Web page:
The rabbi's definition is woefully incomplete and a half-truth at best. The term Social Darwinism can be applied to any of a number of collectivist ideologies that posit that competition among groups or nations leads to "social evolution." This idea requires an acceptance of group selection, and it also requires a social definiton of fitness rather than a biological one. For the record, the modern synthesis in biology defines the unit of selection as the individual. (This is axiomatic because it is the individual that reproduces and passes on genes). Fitness is defined as the ability to survive to maturity and to reproduce oneself. On the genetic level, the fitness of each gene is measured by it's frequency in the breeding population, using the Hardy-Weinberg equation. On the individual level, it is measured by number of offspring because offspring are the carriers of the genes in the next generation. Evolution is measured in a population by the rate of change in the gene frequencies. To put it into one pithy statement: Natural selection acts on individuals but it is populations that evolve. A population has a strict definition in biology and should not be confused with the more nebulous term 'society'.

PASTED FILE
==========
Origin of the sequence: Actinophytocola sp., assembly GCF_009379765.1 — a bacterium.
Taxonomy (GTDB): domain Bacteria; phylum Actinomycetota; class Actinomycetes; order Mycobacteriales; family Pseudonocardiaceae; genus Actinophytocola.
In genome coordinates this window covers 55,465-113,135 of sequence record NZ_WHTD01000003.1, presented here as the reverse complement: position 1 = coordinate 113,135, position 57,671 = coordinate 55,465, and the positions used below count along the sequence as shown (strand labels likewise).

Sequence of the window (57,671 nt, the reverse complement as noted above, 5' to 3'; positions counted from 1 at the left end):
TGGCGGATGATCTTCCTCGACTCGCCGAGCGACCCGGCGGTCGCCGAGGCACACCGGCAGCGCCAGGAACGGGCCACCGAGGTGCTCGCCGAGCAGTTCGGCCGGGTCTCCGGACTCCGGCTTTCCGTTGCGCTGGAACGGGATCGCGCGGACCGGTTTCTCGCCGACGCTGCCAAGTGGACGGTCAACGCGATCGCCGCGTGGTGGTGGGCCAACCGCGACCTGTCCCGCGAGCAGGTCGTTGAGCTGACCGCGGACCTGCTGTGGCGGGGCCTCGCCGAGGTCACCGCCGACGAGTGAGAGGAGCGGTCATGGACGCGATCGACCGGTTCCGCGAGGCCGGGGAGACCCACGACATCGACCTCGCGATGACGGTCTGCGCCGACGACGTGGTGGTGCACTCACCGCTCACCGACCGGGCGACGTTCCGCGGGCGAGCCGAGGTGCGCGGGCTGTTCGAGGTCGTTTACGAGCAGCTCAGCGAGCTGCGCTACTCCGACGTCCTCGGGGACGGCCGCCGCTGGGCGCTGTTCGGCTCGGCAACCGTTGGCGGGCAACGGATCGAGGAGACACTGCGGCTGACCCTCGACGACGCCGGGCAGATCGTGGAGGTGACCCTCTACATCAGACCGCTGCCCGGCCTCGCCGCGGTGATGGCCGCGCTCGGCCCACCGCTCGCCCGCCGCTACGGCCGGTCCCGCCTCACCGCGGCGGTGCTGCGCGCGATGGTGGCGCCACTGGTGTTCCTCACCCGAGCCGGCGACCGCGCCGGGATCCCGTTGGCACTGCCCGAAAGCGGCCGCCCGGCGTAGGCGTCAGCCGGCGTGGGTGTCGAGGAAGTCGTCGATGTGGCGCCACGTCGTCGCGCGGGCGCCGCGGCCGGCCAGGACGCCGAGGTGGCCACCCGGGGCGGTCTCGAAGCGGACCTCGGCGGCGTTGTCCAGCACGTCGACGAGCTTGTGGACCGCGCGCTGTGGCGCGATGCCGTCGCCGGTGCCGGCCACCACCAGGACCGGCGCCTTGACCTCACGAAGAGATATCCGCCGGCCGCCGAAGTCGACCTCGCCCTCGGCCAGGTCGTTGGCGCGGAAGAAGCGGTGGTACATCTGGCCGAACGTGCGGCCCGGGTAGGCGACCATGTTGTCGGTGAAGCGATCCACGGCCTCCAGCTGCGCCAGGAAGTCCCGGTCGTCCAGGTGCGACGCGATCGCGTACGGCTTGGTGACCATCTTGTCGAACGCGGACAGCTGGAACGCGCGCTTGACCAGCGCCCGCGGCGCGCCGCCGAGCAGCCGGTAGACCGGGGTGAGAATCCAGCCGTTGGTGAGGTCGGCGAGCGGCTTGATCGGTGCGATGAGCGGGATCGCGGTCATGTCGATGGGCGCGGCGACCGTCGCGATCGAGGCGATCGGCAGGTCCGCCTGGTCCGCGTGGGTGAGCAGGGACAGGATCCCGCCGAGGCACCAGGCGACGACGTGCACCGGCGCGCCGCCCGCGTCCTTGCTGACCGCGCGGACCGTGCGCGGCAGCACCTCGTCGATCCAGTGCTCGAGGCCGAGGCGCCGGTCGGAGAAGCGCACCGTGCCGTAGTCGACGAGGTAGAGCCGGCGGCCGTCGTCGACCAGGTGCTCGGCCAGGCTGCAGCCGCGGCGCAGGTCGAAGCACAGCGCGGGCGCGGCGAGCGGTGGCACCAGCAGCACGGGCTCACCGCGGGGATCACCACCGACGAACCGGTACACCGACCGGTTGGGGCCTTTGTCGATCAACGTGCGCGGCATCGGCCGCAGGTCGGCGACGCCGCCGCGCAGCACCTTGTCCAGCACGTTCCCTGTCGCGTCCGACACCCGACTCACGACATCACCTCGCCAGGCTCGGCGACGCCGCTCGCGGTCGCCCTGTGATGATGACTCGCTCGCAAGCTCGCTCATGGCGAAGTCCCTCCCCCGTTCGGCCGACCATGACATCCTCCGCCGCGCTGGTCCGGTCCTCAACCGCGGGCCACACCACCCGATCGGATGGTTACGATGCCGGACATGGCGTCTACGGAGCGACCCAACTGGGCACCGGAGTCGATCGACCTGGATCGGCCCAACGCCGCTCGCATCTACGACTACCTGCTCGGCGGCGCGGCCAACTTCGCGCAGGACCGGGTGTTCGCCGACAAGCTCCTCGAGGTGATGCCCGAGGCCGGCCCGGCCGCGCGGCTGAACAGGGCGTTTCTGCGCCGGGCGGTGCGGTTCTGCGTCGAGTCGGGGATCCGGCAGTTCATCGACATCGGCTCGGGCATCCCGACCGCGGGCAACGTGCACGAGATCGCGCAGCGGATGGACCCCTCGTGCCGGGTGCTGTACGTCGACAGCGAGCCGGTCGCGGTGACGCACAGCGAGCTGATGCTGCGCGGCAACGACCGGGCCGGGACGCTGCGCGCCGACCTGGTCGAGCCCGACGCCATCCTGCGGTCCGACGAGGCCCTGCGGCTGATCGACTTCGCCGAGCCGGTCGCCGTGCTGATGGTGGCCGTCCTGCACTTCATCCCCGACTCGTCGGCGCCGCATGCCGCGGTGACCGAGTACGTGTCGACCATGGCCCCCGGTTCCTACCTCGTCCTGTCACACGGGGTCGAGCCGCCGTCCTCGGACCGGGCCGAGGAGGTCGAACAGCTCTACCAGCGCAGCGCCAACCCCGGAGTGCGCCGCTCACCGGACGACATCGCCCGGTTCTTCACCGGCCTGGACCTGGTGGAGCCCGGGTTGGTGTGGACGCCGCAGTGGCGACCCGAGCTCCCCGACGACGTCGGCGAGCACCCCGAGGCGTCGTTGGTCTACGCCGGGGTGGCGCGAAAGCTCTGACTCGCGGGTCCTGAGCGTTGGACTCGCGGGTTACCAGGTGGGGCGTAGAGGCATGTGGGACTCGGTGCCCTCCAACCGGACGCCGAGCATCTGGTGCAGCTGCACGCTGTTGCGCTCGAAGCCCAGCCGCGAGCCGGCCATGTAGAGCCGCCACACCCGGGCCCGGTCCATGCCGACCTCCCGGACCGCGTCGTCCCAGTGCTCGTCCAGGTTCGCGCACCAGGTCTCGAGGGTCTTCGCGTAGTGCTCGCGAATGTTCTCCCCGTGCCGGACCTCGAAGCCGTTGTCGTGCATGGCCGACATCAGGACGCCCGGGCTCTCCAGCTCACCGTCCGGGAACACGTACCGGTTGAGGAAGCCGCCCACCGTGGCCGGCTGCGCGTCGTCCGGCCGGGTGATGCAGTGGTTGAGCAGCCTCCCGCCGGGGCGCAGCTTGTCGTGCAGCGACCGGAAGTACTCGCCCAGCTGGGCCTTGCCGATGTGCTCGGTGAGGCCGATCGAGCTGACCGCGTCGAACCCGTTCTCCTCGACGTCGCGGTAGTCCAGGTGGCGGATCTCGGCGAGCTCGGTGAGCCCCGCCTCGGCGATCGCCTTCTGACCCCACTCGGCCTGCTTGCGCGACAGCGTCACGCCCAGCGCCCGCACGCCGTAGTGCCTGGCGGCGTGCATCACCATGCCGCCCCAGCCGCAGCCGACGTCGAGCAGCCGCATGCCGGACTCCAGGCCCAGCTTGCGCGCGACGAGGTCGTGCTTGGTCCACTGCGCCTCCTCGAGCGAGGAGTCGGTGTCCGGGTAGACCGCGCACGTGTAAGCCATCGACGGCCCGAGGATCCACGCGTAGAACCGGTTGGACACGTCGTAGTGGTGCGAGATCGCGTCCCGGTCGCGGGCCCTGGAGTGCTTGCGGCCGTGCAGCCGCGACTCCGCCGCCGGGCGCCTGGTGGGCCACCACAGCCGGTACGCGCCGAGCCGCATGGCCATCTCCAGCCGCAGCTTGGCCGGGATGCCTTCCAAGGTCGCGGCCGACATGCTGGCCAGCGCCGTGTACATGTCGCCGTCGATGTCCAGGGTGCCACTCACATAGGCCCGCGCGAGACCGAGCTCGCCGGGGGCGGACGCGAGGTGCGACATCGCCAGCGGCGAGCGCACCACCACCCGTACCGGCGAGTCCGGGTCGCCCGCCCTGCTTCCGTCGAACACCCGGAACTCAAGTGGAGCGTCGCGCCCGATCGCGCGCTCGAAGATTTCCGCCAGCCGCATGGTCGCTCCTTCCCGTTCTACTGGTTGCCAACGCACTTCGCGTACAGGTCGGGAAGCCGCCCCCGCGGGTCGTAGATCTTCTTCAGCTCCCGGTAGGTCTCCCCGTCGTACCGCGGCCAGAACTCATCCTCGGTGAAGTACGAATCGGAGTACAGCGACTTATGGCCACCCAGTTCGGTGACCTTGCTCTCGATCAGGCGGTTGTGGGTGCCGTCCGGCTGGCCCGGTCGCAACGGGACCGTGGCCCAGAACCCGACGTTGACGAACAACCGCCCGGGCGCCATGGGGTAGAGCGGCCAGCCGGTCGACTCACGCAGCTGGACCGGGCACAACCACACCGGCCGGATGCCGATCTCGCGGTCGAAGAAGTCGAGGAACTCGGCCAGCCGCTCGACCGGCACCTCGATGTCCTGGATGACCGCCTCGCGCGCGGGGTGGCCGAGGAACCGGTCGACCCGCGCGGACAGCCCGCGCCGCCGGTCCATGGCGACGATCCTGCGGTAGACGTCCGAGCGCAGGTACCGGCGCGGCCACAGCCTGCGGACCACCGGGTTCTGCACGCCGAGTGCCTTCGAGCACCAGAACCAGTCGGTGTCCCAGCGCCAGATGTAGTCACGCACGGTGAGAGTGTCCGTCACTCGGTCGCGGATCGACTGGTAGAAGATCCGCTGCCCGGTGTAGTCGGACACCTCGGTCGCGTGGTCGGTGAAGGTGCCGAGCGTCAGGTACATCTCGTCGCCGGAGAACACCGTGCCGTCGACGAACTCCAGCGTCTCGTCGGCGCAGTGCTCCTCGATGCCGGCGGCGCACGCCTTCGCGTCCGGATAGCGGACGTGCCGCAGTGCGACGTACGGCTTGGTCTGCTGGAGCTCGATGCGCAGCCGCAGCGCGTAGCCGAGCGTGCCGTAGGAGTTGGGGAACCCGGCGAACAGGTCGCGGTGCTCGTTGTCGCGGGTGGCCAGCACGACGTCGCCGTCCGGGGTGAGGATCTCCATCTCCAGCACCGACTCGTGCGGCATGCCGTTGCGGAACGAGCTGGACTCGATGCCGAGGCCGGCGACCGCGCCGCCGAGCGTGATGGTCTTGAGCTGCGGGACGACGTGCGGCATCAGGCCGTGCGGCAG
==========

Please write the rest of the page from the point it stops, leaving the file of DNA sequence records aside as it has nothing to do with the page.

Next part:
Social Darwinism is pseudoscience. Historically, the Social Darwinism pseudoscience has been the impetus for many of the social programs put forth by the progressives, including American programs such as eugenics, the principles of which were enshrined into American law by the Buck v. Bell SCOTUS decision written by the liberal and progressive jurist, Oliver Wendell Holmes. It was also the inspiration for the National Socialist (Nazi) race theory, and it is well to remember that this fascistic movement was statism, another form of collectivism. Sans the race theory, this same kind of nationalistic socialism in Italy was hailed as progressive by American progressives of both major parties until WWII commenced. Historically, constitutional conservatives, libertarians and constitutionalists have opposed Social Darwinism not so much on the grounds that it is not even wrong scientifically, but that it is inimicable to individual rights.